The Sandbox allows you to link your own WhatsApp, Viber, or Facebook Messenger accounts so you can start sending and receiving test messages on your own devices as you build.
In this tutorial, we're going to run through how you get everything set up.
To complete this tutorial, you will need a Vonage API account. If you don’t have one already, you can sign up today and start building with free credit. Once you have an account, you can find your API Key and API Secret at the top of the Vonage API Dashboard.
Once you have your account, you'll also need:
- A smartphone with WhatsApp, Viber, or Facebook Messenger installed.
- A command line or terminal application.
Head to the Messages API Sandbox in your Vonage API dashboard.
The first step is to whitelist your accounts. As the process is similar for all of the services supported, we'll focus on WhatsApp in the External Accounts section.
Click the 'Add to sandbox' link to open the list of options. There are three ways to add a new account to the whitelist:
- Scan the QR Code with your camera to open WhatsApp with a pre-defined message.
- Send instructions to yourself, or another team member via email.
- Send a message directly from WhatsApp to the number specified using the unique phrase shown.
Regardless of which method you choose, what you're doing is linking the number and account ID you have set on your WhatsApp account to the API Key of your Nexmo account.
You'll know it worked if the bottom of the whitelist section reads
You have 1 user(s) whitelisted. If you don't see this straight away, click the Refresh link.
If you would like to link a Viber or Facebook Messenger account, repeat the steps for each service.
Once your account is whitelisted, you can test it by sending yourself a message.
To do this, you can use Terminal on macOS and Linux or Command Line on Windows.
Copy the code for the service you have chosen from the code block at the bottom of the screen.
It comes pre-filled with your API credentials, but you need to change the
$TO_NUMBER to match the number of the account you previously whitelisted.
Paste the code into your Terminal application. Hit enter and wait for the response from the server; it should look something like this:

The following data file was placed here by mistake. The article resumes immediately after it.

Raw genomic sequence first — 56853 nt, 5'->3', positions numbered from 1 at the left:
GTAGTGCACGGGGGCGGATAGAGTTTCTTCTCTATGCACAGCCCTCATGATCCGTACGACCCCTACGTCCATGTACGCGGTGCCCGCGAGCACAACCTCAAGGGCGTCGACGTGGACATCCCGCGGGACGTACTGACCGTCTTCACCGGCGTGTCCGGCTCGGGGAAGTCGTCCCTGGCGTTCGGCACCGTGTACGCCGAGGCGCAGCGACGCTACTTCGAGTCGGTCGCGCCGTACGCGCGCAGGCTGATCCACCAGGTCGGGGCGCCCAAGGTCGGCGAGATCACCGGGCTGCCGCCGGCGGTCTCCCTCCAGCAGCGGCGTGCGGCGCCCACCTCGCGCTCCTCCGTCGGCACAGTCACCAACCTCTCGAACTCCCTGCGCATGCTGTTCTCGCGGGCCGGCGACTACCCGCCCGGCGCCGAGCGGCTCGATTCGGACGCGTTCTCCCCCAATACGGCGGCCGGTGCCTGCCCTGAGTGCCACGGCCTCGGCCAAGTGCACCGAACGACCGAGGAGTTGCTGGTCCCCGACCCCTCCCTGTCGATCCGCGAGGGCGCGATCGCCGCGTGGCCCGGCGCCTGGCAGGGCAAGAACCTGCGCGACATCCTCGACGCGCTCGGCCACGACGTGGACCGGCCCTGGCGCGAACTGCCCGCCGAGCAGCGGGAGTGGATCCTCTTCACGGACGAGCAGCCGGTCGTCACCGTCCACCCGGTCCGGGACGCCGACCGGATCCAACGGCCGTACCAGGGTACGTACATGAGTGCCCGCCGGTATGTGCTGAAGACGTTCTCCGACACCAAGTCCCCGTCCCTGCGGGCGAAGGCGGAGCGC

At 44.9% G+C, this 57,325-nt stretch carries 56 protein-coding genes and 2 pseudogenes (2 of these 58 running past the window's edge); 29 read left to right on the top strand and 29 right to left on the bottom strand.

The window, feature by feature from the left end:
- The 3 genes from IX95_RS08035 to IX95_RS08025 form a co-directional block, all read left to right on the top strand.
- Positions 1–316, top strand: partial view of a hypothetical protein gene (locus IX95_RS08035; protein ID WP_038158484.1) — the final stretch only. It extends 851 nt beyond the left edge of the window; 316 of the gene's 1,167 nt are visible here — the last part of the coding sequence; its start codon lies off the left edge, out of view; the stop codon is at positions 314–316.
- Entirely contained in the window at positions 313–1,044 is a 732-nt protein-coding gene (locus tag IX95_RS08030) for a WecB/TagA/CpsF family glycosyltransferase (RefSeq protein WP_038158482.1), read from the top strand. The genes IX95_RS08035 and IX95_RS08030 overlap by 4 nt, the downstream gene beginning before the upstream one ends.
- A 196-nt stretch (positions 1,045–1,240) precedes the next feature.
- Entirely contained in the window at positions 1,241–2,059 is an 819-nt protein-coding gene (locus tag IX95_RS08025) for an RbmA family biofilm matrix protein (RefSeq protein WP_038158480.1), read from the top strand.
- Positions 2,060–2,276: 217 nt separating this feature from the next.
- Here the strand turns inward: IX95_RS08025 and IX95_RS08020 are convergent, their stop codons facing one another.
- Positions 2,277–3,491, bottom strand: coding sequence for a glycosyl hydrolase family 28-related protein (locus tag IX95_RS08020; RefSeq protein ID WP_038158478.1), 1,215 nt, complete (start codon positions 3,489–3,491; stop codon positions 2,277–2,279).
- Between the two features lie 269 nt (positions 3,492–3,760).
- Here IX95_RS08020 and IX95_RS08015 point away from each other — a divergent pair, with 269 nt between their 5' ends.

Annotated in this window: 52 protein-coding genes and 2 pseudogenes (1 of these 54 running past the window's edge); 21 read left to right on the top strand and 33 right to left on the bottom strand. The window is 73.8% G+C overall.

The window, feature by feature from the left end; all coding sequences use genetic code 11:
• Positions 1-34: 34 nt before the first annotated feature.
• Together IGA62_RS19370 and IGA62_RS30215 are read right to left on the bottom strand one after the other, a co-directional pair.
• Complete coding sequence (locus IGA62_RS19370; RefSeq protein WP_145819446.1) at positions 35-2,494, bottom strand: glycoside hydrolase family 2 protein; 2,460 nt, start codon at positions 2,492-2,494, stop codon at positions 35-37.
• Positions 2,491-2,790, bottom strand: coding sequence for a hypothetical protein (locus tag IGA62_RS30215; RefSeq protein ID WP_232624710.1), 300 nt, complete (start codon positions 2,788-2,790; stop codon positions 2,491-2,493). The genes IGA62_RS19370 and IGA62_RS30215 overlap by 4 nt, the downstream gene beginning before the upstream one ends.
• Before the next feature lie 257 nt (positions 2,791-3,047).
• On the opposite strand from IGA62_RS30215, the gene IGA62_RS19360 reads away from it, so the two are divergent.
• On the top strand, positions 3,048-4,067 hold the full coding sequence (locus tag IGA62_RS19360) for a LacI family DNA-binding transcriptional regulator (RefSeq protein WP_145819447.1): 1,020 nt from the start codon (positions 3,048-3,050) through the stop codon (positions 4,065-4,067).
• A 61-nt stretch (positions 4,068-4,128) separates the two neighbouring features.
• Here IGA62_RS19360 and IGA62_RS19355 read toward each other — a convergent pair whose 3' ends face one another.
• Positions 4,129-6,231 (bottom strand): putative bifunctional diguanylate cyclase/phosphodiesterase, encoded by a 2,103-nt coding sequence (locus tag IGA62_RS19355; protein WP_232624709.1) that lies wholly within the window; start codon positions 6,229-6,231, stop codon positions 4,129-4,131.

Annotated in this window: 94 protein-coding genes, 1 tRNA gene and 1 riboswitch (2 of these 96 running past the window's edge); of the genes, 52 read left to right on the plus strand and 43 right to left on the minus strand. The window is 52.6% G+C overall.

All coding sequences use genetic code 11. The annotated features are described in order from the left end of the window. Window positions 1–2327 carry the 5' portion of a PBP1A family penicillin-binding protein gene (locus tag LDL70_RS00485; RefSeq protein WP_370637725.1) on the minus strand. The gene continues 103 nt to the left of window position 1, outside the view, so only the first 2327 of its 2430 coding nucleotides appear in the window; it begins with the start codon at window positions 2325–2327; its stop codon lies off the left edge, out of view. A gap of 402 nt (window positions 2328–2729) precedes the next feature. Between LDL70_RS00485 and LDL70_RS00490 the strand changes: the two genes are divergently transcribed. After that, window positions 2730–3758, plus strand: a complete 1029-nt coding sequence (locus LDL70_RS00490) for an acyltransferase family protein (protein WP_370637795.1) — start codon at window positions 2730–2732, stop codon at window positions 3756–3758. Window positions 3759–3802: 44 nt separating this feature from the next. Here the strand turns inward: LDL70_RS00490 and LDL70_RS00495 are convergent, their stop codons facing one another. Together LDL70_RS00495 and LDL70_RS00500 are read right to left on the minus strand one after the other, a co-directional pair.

Then wait for the message to appear!
Pretty cool, right?
CURL is excellent and all, but we know you're not here to send messages to yourself from the command line.
To give your application the ability to receive inbound messages from any of the supported services, you can set up an
To receive inbound messages, first ensure that your application has an endpoint to listen for messages on and that it can receive
POST requests. You can call it whatever you like; we hear that
/inbound is a popular choice.
It's good to know what is happening to the messages your application sends. To help with this, we provide a
Status webhook that reports any changes the occur along the delivery path.
For example, if you want to know if messages sent by your application are arriving, it would be reported via the status webhook using a
delivered status. Although using this webhook is optional, it is an excellent choice to monitor it actively and record the data it sends you.
The Messages API Sandbox allows you to start working with WhatsApp, Viber, and Facebook Messenger quickly and easily. You can now connect any of these services to your new or existing applications, so what will you build with them?
Start by digging into the documentation for the Messages API.
If you're looking for some inspiration, here are five other tutorials that we've created that might spark some ideas:
- Save Received SMS Messages with Airtable and Node.js—You could change this to store received WhatsApp, Viber or Facebook Messenger Messages.
- Discover your Twitter Positivity Score—You could build on this React example and have it send the score via Viber or WhatsApp instead.
- Scrape the Web and Send SMS Updates—You could take this example app and have it send the results via WhatsApp.
- Real Time SMS Translations with Node, React, and Google—Why not add to this application and get it to translate SMS, WhatsApp or Facebook Messenger messages?
- Send and Receive SMS Messages with Node.js and Azure Functions—Try amending this Azure Function so it sends Viber messages instead of SMS.
Whatever you're building, we're here for you if you need us. Head on over to the Vonage Developer Community Slack to pick up the conversation, share tips, and learn from others.